Year in review: 2013 politics in Boston marked by multitude of campaigns
Mayor Thomas Menino’s March announcement that he would not seek office opened a floodgate of political ambition, as five city councilors, one state rep., three nonprofit leaders, a businessman, a district attorney and several perennial candidates joined a pool that thankfully winnowed down to 12.
It was no surprise then that five vacancies on the city council stoked more political ambition, drawing an even more unwieldy field of 19 candidates for the four at-large seats and dozens more contenders for district council seats.
Election Department staff, battered by a slew of special elections in 2012, plus the special election to fill the U.S. Senate seat formerly held by Secretary of State John Kerry and a state Senate race to fill the seat formerly held by Jack Hart – were now facing the prospect of one of the most multitudinous elections since the city scrapped its elected school committee in 1989.
Black, Latino and Asian candidates and voters had mixed luck with the year of political musical chairs.
On the positive side, state Rep. Linda Dorcena Forry, who represented the 12th Suffolk District in Dorchester and Mattapan, beat out South Boston state Rep. Nick Collins to win the First Suffolk Senate District seat formerly held by Hart.
And in the at-large race, Councilor Ayanna Pressley was the top vote-getter for the second consecutive election cycle. And political neophyte Michelle Wu scored a major victory, coming in second in the at-large race with strong support from black, Latino, Asian and progressive-leaning white voters.
On the negative side, none of the six candidates of color who entered the mayor’s race was able to secure enough votes to make it past the preliminary balloting.
Post-election political pundits debated whether the sheer number of choices discouraged voters of color from coming to the polls, or the candidates themselves failed to catch fire with the public. In the end, voters in predominantly black and Latino precincts turned out at or below the city-wide average of 30 percent while voters in John Connolly’s West Roxbury base and Marty Walsh’s Cedar Grove stronghold approached 50 percent turnout.
While turnout was modest, candidates in the preliminary and final election campaigned heavily in communities of color, with walk-throughs in Dudley Station, visits to churches and pledges to diversify city government.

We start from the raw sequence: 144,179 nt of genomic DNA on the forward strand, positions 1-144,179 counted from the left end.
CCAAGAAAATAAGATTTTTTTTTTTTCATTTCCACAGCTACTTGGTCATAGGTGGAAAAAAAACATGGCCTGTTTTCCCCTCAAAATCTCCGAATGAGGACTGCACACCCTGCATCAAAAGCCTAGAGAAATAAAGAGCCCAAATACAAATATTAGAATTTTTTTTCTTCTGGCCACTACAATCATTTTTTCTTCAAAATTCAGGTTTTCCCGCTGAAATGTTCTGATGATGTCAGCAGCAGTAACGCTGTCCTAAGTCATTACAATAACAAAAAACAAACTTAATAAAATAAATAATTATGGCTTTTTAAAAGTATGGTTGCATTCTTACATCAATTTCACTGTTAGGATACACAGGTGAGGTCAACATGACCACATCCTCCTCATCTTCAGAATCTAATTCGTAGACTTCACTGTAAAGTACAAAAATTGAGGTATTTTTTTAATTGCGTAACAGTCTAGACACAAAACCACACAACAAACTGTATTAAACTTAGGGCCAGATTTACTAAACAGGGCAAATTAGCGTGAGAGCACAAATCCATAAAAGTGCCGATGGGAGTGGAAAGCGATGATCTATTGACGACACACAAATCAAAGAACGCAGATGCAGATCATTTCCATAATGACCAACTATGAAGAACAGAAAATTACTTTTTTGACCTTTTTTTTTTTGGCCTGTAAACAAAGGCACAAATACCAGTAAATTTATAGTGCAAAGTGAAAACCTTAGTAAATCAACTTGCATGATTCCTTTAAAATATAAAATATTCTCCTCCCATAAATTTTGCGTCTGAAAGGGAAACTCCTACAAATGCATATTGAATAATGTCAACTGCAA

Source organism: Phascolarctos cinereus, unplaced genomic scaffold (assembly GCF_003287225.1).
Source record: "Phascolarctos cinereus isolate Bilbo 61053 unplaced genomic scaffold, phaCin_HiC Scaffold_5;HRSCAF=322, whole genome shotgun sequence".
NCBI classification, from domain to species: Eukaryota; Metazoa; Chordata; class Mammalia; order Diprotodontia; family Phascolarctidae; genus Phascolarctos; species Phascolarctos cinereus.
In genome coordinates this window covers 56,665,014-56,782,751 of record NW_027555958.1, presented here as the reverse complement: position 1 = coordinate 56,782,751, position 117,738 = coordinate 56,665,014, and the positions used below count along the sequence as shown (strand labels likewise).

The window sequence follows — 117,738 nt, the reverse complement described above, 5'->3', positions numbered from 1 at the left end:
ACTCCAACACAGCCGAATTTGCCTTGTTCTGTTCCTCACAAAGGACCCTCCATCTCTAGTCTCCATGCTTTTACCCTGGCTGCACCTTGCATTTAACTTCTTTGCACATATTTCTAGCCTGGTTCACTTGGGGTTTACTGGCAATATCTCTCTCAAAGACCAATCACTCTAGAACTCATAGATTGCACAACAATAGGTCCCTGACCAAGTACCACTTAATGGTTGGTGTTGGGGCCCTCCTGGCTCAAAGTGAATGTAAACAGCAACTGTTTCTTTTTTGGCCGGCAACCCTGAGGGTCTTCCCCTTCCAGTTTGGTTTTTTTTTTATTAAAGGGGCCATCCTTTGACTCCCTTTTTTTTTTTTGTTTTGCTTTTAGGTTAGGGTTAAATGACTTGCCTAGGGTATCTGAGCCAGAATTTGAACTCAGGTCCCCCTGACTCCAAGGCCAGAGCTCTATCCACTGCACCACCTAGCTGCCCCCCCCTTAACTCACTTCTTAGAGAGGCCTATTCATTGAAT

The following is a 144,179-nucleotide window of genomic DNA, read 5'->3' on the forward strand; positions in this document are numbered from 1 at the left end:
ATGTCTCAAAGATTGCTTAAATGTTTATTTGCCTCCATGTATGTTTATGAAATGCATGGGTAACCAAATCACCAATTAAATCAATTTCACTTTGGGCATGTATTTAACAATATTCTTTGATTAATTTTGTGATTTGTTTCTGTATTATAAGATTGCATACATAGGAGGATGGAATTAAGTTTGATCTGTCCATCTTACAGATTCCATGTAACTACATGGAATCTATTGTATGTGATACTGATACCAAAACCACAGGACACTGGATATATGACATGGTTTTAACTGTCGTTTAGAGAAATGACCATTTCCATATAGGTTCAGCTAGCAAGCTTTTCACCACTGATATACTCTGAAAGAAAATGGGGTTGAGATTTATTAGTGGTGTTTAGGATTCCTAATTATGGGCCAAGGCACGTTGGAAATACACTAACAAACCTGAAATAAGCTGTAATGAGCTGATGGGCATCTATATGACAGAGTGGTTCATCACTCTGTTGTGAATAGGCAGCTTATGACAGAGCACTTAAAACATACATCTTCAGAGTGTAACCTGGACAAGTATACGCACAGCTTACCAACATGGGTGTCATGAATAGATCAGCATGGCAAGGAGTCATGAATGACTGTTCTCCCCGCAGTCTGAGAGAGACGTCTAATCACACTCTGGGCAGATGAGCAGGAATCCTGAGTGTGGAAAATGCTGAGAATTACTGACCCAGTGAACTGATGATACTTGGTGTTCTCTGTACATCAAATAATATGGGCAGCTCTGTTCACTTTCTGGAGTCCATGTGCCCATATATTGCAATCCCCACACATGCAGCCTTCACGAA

While turnout in the city’s black and Latino precincts remained average, Walsh and Connolly fought for their votes to the end, investing heavily in get-out-the vote machinery with dollars and volunteers.
Perhaps the most positive political story for people of color didn’t come through the ballot box and only lasted three months – the appointment of William “Mo” Cowan to fill the U.S. Senate seat formerly held by Kerry. Cowan became the second African American in Massachusetts history to serve in the Senate.
While the Massachusetts Black and Latino Caucus gained a seat in the state Senate with Dorcena Forry’s victory, they lost a seat in the House when neither Mary-dith Tuitt nor Stephanie Everett succeeded in their bids for the 12th Suffolk seat. Former Walsh aide Dan Cullinane secured the predominantly African American Mattapan/Dorchester seat in a decisive victory.
In the predominantly black and Latino Council District 5, formerly represented by Rob Consalvo, black candidates also failed to win in the preliminary. In the final election, Jean Claude Sannon lost to Timothy McCarthy by 10 percentage points.
After two special election-packed years, Boston Election Department workers may actually get a much-needed break. Democratic Party activists, on the other hand, can expect a full year, beginning with ward committee caucuses in Februrary and a June convention during which candidates for governor, lieutenant governor, attorney general and treasurer will be vying for the support of any delegate with a vote.
Come September, the voters will again be facing a long list of candidates for myriad offices. Of course Banner readers will know what to expect when they enter the ballot booth.